Virtual Learning Day Takes Chill Out of Snow Make-Up Days

by Corey Golla
Superintendent of Schools

Oftentimes opportunities emerge from challenges.  The inordinate number of school cancellations within a short period of time is a problem for our students and staff as they work to continue the pace and flow that are important to the learning process.  We were also confronted with the challenge of accruing the allotted minutes required for our students in grades 7-12. Administratively, we found ourselves hamstrung by the standard options used to meet the “seat time” that is required by the Department of Public Instruction for all public schools in Wisconsin.  While we know that adding minutes to our day, eliminating critical time planned for the development of our workforce, or adding an additional day of school late in the school year would meet the requirements we did not see those ideas as viable solutions to meet our students’ needs.  Problem-solving is a cornerstone of improvement. Empowered to think outside the box; the concept of a virtual day was born.

Our district has had the foresight to invest heavily in technology over the past seven years. We currently issue a Chromebook to every student in middle and high school.   At the elementary level, students have access to appropriate technology in every classroom to engage our students early with rich educational supports. To assure the return on this investment, we invested heavily in the development of our staff to make the best use of technology to better engage students and ultimately improve outcomes for students.  I am confident that there is no greater platform for learning than a skilled teacher engaging directly with students in a classroom environment.  That said, a skilled teacher supported with all the potential that modern technology offers to reimagine learning is a powerful asset to learning.  These skills and investments converged in a new solution to our challenge.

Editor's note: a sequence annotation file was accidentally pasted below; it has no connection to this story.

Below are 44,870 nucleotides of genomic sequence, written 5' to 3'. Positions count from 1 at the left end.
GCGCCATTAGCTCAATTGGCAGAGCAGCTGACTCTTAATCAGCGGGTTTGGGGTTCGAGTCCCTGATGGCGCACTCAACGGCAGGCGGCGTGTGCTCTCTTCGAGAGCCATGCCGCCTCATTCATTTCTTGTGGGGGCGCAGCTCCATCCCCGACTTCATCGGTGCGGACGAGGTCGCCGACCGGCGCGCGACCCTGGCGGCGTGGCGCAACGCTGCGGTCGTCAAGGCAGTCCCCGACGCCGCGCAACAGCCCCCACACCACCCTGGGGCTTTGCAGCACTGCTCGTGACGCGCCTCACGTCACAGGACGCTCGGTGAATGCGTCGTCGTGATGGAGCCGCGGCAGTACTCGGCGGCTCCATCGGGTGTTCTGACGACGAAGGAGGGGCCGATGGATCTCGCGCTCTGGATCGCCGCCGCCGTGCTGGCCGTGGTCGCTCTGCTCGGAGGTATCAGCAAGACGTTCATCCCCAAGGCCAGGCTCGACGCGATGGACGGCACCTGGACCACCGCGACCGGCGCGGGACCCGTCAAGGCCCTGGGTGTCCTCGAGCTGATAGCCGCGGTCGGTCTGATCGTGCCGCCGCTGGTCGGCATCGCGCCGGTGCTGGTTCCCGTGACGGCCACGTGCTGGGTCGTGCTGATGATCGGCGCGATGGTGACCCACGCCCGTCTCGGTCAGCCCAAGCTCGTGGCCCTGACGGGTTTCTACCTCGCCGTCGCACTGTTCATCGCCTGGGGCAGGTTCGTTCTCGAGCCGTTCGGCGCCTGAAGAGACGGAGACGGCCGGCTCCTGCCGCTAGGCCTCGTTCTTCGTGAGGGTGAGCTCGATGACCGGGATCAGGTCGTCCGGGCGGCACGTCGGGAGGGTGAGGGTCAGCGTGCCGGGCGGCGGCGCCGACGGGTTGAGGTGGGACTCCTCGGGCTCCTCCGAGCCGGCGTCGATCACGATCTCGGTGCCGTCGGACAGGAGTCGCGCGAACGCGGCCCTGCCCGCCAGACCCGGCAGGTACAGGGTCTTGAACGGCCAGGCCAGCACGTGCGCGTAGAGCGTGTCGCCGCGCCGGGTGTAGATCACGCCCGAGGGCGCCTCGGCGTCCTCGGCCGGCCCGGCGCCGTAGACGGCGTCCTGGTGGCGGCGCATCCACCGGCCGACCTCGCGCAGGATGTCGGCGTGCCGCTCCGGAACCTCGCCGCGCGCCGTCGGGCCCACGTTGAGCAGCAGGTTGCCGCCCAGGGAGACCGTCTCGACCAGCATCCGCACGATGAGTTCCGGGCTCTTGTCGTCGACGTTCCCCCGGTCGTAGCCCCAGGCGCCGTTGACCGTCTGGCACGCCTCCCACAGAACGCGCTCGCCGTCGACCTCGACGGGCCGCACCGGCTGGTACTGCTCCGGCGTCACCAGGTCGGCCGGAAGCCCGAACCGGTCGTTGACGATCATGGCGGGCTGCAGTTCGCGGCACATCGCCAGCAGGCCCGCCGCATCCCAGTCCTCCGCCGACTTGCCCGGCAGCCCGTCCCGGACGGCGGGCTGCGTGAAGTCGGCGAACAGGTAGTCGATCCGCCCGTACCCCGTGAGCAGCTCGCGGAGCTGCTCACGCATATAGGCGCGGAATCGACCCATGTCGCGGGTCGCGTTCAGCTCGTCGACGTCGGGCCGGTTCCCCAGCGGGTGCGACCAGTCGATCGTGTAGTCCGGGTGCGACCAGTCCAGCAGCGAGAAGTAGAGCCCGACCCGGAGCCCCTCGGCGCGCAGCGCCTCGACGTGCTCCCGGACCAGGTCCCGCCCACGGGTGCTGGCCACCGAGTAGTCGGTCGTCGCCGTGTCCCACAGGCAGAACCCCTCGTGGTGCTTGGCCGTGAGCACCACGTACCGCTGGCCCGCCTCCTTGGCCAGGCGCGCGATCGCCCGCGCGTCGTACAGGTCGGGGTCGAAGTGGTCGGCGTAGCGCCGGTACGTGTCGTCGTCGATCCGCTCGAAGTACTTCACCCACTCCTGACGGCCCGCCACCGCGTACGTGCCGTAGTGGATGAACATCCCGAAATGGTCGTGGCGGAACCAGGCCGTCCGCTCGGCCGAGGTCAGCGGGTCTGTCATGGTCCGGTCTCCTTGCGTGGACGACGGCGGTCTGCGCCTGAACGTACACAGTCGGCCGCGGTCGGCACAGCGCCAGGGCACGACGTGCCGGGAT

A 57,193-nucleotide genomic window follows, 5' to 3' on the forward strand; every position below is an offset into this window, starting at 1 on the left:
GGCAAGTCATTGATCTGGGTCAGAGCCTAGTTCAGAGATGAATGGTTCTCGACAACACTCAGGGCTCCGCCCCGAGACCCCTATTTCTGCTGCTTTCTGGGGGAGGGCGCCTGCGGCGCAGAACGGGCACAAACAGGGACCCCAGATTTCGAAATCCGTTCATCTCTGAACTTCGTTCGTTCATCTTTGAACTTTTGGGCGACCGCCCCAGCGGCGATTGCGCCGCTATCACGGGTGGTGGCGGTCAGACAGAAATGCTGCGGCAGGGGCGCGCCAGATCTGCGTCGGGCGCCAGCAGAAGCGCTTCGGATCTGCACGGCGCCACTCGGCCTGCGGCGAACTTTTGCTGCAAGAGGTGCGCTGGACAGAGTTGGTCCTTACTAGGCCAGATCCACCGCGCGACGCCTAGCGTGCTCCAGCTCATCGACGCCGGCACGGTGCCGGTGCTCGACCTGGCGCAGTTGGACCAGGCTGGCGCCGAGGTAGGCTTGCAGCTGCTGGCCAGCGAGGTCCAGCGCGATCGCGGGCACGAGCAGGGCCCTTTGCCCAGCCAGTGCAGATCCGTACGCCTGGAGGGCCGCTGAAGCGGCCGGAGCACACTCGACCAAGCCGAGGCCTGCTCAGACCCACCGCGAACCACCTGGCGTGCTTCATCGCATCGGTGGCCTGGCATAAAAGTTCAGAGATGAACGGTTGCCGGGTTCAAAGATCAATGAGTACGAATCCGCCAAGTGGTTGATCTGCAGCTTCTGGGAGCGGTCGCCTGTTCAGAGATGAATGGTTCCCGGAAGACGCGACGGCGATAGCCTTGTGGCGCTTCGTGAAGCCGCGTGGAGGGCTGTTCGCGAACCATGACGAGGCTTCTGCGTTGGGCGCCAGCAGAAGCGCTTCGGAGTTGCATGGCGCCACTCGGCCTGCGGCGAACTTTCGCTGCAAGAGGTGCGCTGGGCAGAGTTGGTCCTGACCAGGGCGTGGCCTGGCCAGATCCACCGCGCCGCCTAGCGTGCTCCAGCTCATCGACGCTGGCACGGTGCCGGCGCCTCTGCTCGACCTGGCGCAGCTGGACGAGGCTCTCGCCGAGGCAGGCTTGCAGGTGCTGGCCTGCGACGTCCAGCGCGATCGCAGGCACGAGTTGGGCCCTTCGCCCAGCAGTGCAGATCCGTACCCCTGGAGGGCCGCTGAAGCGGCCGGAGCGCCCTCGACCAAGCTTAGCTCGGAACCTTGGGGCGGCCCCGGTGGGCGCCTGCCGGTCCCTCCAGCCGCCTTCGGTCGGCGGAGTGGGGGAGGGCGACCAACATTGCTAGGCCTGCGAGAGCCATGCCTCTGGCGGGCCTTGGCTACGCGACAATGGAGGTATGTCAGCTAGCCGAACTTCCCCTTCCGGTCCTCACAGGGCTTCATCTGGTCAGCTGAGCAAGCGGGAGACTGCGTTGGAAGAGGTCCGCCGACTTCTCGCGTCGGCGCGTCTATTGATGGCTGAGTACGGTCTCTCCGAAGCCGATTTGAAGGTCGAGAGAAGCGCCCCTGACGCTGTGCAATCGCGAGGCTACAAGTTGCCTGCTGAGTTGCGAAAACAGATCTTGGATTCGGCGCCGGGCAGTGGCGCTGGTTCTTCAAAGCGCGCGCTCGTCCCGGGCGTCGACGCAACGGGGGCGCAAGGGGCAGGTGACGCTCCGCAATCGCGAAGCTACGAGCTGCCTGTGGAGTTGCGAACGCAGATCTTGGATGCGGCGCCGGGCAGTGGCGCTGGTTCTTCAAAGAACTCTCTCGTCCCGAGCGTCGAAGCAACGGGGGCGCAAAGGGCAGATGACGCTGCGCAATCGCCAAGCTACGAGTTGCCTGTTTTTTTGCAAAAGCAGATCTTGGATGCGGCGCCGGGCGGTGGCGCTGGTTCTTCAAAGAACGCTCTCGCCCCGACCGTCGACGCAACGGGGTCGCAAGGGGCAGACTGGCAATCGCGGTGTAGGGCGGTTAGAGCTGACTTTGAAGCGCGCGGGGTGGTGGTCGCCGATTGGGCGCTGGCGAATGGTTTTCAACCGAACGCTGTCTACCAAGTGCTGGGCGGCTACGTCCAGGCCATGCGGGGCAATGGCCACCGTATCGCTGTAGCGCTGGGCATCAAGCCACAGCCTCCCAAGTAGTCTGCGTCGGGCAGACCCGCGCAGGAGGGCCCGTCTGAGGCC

It has been a long time since we have had snow days accumulate to the point that we have had to consider our options to make up time.  In that gap, the landscape of education has changed dramatically, most notably in how the technology mentioned has transformed how teachers teach and students learn.  The recognition of that change was the impetus the virtual learning day as an option to make up for missed time.  I am incredibly proud of the innovative spirit of our staff as they allowed the seed of an idea to flourish and embraced this challenge as an opportunity to showcase their ingenuity.

For one day, every teacher will re-imagine how instruction and learning might be for our students.  For one day, our students will be immersed in a non-traditional learning format that they will find common as they transition to careers and college where online or hybrid learning are common.  Many of us in the workforce have experienced continuing education requirements, onboarding and compliance training, and accredited courses through these new platforms.  I am thrilled that we can offer this opportunity for our students that meets our requirements, better supports the flow of learning in their current courses, and prepares them for life after high school where they will be perpetually engaged in a life of learning in formats we have not yet imagined.

While we know our first test will not be perfect, we are confident this path is instructionally sound. Our test on February 18 will allow us to recover the time required for our middle and high school students by the DPI.  Should the test go well, we expect to use this option in the future to continue instruction and learning as we are challenged by inclement weather.  While the time is typically not required to be made up at the elementary level, we will maintain our students’ momentum by sharing learning opportunities that support the work in the classroom at home.

Thank you for your support of our creative and skilled staff as they work to make this a model option for other districts.

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